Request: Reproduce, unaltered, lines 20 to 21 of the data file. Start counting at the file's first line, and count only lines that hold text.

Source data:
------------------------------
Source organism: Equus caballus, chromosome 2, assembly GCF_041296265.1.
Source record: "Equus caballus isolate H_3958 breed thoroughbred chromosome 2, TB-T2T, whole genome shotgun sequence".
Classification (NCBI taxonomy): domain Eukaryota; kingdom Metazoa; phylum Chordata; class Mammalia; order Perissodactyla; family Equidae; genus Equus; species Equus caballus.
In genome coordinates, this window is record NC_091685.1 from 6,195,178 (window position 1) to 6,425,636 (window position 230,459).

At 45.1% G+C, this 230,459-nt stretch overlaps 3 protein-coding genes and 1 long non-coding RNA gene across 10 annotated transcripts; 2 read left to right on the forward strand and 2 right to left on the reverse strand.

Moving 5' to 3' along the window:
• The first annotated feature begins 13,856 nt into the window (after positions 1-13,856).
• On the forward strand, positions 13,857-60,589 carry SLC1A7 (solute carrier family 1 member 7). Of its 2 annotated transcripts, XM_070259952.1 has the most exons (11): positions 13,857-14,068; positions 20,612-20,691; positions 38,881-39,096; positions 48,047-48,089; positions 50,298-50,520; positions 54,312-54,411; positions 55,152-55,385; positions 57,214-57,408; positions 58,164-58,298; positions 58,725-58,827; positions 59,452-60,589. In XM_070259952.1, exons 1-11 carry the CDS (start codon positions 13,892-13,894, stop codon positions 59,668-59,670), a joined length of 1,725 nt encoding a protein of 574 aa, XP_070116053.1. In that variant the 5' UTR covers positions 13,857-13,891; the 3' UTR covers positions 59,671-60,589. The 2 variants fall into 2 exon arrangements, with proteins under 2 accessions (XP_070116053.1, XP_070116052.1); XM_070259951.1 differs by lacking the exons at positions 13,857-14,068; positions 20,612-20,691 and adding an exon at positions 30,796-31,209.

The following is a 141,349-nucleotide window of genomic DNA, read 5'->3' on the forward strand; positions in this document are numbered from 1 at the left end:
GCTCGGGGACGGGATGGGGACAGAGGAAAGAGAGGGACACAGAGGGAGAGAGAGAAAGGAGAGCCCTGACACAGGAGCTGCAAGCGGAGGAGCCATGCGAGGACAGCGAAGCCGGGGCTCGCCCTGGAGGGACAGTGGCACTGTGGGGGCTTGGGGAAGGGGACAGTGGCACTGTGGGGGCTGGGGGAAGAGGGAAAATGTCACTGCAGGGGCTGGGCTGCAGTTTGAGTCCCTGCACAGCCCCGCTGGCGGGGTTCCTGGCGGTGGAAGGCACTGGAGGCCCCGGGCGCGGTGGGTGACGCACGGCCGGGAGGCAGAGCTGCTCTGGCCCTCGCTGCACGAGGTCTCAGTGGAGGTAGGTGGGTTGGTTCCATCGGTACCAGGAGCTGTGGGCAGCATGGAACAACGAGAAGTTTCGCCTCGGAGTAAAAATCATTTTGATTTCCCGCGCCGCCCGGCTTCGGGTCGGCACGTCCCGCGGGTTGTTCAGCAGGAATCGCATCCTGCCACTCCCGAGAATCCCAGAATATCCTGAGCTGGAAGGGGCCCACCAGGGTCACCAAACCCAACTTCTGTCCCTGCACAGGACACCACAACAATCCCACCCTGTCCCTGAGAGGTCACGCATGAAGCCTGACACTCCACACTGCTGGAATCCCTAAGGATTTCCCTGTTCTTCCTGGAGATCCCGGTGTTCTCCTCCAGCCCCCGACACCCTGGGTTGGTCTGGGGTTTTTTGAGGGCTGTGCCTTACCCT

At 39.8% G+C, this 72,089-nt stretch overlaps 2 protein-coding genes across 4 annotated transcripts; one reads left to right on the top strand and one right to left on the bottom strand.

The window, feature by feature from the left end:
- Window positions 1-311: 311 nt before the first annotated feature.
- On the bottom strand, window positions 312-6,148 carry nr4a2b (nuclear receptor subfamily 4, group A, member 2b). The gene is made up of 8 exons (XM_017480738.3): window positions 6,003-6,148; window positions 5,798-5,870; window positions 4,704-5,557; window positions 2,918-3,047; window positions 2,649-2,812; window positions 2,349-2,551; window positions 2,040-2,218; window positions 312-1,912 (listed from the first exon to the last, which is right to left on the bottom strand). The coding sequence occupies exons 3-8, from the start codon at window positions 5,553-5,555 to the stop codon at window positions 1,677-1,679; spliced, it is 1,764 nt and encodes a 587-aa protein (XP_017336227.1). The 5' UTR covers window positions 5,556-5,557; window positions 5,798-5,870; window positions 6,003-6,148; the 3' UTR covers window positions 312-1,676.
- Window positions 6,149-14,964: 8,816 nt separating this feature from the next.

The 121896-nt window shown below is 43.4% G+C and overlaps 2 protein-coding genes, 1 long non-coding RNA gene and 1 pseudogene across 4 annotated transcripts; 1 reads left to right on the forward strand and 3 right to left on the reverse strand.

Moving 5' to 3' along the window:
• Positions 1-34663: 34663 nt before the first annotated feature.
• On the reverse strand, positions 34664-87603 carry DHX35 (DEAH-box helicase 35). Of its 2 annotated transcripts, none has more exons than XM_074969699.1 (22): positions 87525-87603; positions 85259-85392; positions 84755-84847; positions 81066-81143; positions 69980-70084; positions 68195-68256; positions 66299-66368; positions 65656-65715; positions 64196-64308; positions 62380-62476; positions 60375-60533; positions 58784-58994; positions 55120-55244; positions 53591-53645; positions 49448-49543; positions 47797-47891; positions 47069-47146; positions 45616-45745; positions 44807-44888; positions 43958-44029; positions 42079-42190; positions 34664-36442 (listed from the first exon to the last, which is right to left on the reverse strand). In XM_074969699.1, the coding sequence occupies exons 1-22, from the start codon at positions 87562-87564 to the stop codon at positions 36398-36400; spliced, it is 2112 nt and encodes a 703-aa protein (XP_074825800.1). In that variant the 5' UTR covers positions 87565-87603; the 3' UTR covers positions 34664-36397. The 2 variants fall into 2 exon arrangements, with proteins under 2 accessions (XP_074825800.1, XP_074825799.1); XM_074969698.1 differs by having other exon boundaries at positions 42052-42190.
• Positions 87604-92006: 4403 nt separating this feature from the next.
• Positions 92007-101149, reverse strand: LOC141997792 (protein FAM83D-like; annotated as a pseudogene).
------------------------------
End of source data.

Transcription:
• Positions 87604-92006: 4403 nt separating this feature from the next.
• Positions 92007-101149, reverse strand: LOC141997792 (protein FAM83D-like; annotated as a pseudogene).